The latest artwork by enigmatic British street artist Banksy was attacked by a “drunk halfwit” who attempted to damage the powerful mural painted on a suburban garage wall in south Wales.

A security guard, who is paid for in part by Hollywood actor Michael Sheen to protect the artwork in his hometown, chased the culprit off and called police before it was destroyed.

The artwork has also been covered with a protective plastic screen, which Sheen also helped contribute towards. It was fitted for free by a local businessman.

“Some drunk halfwit has tried to pull the fencing down and the protection glazing at the Banksy artwork tonight,” Gary Owen posted on the local Facebook page he runs called Neath Port Talbot Life.

“The security guard chased him off and police were called. This art is for Port Talbot, Neath and surrounding areas. We do not want it wrecked.”

Mr Owen, 55, said he messaged the artist in August, asking him to highlight Port Talbot’s dust problem.

The mural then appeared on Tuesday, with Banksy claiming responsibility on his website and Instagram account on Wednesday, causing quite a stir in the south Wales steel town.

Residents, who have been complaining about a thick layer of black dust they believe is coming from the town’s steelworks, believe the mural is a powerful social statement.

The work, in the shadow of the town’s dominant steelworks, shows a child seemingly playing in the snow, standing by a sled with his tongue out, tasting the falling snowflakes.

But round the corner of the garage, it shows smoke rising from a burning fire, and the snowflakes are actually falling ash.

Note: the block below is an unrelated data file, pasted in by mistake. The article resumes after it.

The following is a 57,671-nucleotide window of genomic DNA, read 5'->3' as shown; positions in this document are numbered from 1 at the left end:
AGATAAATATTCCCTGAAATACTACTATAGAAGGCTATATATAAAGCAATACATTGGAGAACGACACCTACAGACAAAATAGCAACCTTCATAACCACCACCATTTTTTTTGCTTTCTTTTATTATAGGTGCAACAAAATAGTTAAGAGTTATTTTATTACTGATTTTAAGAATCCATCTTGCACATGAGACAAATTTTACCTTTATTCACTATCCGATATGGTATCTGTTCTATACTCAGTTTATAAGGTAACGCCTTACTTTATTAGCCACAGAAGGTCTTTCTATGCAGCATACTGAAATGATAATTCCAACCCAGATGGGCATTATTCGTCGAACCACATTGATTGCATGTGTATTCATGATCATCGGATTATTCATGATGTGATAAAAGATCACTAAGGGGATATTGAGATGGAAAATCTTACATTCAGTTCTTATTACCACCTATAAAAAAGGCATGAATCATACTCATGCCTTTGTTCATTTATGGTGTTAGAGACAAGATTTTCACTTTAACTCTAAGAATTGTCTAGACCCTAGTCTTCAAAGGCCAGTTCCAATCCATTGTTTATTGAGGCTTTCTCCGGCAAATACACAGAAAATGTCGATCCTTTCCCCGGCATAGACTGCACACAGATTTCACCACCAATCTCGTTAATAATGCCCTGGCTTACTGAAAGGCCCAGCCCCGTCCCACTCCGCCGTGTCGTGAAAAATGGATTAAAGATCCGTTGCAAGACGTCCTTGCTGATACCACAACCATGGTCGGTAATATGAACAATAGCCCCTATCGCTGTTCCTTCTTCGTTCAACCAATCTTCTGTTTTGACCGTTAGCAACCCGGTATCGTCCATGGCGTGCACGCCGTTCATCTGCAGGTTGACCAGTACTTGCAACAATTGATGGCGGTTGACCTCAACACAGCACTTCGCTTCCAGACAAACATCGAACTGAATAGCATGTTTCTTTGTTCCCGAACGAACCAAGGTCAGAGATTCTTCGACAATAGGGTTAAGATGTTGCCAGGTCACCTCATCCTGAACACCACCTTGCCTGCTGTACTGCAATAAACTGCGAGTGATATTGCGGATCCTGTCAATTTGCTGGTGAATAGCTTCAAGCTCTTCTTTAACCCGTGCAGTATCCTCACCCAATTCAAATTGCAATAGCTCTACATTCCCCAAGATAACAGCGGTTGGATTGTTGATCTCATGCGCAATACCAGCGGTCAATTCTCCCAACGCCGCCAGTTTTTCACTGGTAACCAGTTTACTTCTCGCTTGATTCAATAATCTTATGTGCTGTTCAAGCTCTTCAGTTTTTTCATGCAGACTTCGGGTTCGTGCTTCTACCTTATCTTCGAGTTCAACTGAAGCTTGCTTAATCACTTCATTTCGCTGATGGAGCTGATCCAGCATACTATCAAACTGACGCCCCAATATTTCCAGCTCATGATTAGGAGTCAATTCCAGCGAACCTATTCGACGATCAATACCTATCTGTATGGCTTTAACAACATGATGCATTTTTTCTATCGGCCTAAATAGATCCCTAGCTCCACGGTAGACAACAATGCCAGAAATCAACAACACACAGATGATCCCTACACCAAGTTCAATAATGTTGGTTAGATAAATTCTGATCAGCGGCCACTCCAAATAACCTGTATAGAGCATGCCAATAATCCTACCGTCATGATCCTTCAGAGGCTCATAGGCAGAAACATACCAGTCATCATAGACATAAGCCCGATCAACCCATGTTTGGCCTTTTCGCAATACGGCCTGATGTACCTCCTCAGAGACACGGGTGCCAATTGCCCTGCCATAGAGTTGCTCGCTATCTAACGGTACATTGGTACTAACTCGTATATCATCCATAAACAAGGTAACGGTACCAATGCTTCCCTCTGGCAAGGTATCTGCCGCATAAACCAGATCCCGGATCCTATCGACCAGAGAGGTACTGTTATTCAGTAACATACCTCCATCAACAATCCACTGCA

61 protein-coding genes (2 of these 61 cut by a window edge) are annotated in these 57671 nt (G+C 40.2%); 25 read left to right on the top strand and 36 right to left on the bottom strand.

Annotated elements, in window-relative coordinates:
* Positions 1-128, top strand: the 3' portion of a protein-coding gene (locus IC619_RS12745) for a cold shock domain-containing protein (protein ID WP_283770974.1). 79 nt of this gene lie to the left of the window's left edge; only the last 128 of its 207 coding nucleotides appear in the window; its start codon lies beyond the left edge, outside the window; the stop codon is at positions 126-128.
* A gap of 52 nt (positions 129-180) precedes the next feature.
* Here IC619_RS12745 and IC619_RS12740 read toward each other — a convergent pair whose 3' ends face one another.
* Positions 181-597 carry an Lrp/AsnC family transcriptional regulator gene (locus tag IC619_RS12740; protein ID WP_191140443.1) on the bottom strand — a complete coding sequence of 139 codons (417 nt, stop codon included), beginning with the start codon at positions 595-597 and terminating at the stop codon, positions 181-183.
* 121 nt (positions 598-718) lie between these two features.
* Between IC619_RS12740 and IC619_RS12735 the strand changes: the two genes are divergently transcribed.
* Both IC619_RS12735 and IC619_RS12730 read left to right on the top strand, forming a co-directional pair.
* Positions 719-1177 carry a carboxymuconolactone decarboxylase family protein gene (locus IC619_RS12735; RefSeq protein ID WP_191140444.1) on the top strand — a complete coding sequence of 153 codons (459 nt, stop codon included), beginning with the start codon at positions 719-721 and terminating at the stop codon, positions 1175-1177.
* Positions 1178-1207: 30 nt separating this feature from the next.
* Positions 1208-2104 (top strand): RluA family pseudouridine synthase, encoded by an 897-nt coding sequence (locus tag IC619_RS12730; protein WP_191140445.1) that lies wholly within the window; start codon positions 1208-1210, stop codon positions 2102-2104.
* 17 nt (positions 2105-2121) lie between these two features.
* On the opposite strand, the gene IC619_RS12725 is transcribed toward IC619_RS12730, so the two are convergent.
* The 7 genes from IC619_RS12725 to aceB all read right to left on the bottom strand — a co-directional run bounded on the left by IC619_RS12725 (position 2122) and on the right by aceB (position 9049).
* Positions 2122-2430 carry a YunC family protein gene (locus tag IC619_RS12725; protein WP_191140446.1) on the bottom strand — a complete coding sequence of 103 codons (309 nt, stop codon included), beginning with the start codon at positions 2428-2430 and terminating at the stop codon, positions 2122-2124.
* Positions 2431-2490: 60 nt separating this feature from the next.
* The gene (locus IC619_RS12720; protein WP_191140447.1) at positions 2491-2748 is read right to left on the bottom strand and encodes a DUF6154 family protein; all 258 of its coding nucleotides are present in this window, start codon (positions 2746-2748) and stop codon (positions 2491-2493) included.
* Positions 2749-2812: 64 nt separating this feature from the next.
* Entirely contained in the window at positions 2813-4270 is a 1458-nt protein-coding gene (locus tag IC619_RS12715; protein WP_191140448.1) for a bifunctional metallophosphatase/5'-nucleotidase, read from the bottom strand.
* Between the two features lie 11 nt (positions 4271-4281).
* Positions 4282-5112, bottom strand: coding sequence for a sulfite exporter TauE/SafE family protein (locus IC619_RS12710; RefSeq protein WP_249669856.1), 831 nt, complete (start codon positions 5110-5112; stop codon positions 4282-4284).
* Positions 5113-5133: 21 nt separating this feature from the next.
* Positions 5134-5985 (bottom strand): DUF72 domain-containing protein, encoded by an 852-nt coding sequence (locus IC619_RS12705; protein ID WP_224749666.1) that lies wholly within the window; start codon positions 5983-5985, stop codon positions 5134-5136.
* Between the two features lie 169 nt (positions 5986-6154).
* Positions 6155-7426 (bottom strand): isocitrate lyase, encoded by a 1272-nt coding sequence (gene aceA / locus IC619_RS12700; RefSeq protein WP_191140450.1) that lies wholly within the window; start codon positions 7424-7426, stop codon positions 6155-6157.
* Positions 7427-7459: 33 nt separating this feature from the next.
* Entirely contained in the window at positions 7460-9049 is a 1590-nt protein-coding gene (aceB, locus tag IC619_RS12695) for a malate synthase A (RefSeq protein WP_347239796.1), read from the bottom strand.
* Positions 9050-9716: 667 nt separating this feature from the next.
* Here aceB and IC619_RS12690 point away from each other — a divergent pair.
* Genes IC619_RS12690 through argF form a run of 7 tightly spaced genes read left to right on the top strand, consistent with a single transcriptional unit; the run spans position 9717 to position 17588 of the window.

“It’s lovely because it brings over a number of messages,” said local resident Kirstin Tucker.

“When you first look at it from this angle it just looks like there’s a little child out there in the snow playing,” she told AFP.

“But when you see the flames and the pollution that comes around from the other side of the picture, it brings out the thoughts of what Port Talbot was all about, the industrial side of things and the history.”

The garage is owned by Ivan Lewis, 55, a steelworker at the town’s Tata Steel plant.

“It started off as fun, but now it’s gone to stress. It’s down to not sleeping, but now I’ve got the security there it’s taken that weight off me,” he said.

“I’ve never experienced anything like this. My phone is ringing, on my house phone there’s 1,000 messages on it.”

The father-of-one said he has not decided what to do with the artwork, and denied receiving any offers to sell it.

“I’m really just rolling with it at the moment and I don’t know where it’s going.”

The work is Banksy’s first in Wales.